The Telecommunications segment represented 31% of Corning’s sales for 2009.
Environmental Technologies Segment
Corning’s environmental products include ceramic technologies for emissions and pollution control in mobile and stationary applications around the world, including automotive and diesel substrate and filter products. In the early 1970’s, Corning developed an economical, high-performance cellular ceramic substrate that is now the standard for catalytic converters worldwide. In response to tightening emission control regulations around the world, Corning has continued to develop more efficient substrate products with lower resistance to flow and greater surface area. In addition, Corning continues to develop new ceramic substrate and filter technologies for diesel emission control products to meet the tightening emission control regulations around the world. Corning manufactures substrate and filter products in New York, Virginia, China, Germany and South Africa. Corning sells its ceramic substrate and filter products worldwide to manufacturers of emission control systems who then sell to automotive and diesel engine manufacturers. Although most sales are made to the emission control systems manufacturers, the use of Corning substrates and filters is generally required by the specifications of the automotive and diesel engine manufacturers.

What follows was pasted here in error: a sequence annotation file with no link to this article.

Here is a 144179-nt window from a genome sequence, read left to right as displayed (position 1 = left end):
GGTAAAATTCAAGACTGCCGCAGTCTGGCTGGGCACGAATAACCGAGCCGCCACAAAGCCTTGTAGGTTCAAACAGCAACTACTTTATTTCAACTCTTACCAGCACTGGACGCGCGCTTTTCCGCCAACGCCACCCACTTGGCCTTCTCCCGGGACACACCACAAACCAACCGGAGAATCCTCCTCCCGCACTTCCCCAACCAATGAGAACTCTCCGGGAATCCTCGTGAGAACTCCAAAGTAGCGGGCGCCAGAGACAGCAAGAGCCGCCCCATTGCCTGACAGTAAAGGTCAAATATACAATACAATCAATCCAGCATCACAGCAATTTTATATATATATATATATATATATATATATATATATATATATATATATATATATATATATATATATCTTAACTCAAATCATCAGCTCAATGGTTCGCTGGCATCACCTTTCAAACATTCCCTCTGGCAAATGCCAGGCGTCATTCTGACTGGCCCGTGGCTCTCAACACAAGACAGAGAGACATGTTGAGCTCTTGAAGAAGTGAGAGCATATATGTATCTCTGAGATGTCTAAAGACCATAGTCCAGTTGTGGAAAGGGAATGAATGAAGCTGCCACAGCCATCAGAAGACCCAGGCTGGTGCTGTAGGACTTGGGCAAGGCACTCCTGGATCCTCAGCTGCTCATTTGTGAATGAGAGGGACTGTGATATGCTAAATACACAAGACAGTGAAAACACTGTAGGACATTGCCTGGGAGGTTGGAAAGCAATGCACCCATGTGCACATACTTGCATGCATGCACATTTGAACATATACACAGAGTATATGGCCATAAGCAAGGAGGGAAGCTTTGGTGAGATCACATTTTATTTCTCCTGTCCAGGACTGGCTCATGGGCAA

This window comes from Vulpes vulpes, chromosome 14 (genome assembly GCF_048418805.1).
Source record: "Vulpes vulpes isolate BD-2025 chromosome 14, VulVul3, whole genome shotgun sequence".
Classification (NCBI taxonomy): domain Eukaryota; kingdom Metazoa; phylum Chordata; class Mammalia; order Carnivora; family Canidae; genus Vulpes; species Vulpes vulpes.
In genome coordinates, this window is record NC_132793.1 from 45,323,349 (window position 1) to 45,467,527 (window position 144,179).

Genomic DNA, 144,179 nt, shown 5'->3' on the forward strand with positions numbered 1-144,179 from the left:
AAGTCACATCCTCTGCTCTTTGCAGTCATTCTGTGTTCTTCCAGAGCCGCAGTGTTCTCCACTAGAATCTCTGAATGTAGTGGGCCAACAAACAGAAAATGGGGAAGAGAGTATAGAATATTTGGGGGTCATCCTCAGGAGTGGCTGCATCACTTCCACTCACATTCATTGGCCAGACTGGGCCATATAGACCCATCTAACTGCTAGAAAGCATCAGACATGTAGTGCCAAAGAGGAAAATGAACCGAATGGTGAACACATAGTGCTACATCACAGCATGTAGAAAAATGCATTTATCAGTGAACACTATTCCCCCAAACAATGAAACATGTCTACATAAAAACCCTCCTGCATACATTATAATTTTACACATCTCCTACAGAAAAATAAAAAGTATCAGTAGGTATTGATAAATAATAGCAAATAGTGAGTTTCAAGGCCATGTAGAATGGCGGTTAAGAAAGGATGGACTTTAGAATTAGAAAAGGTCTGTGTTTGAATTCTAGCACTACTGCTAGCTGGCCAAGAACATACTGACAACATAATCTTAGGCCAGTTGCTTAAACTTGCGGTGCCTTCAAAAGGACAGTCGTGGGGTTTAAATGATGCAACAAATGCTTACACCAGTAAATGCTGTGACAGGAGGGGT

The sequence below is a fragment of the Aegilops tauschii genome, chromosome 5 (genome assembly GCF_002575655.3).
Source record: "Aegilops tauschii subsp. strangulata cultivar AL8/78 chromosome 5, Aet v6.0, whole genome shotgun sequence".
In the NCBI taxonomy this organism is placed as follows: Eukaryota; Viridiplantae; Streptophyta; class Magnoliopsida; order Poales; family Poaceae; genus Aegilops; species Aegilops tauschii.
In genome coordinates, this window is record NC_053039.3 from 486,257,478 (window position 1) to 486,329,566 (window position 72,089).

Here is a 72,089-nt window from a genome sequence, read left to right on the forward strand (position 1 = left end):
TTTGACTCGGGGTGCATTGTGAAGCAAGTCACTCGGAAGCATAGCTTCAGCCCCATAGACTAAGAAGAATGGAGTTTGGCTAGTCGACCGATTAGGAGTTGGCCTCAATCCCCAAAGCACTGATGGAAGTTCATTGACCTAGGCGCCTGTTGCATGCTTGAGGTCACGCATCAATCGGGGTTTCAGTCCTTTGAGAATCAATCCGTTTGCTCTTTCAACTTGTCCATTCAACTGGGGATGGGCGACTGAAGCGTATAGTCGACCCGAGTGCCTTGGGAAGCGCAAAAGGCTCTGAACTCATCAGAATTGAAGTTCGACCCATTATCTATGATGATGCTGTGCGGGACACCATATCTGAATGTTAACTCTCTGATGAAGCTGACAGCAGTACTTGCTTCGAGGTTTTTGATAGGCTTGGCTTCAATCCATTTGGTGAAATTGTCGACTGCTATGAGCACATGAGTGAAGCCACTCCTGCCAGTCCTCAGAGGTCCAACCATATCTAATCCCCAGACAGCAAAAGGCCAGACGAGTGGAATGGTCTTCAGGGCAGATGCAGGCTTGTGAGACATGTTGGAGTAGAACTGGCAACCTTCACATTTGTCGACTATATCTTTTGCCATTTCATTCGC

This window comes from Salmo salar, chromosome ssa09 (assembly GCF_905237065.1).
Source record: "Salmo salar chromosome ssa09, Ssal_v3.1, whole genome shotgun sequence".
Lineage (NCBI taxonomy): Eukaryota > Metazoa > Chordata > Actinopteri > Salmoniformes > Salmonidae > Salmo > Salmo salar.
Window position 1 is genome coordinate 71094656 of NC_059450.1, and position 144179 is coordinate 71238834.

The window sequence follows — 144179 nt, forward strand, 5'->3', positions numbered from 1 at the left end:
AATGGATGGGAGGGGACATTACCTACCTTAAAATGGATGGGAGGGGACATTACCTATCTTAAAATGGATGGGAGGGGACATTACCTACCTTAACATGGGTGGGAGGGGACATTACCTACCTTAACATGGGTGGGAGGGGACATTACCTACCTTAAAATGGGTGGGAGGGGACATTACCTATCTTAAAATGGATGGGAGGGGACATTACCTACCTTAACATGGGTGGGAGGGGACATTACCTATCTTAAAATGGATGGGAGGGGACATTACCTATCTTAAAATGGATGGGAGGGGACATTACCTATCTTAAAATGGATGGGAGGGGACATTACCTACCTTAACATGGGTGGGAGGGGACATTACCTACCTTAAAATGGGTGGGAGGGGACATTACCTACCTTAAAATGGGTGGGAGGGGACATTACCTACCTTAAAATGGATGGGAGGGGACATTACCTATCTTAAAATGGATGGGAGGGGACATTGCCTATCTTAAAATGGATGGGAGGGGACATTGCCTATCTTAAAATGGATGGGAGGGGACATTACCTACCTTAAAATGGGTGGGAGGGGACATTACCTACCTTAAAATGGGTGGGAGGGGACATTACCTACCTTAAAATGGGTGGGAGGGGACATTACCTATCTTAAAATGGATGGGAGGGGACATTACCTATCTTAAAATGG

Patent protection is important to the segment’s operations. The segment has an extensive portfolio of patents relating to its products, technologies and manufacturing processes. Corning is licensed to use certain patents owned by others, which are considered important to the segment’s operations. Refer to the material under the heading “Patents and Trademarks” for information relating to the Company’s patents and trademarks.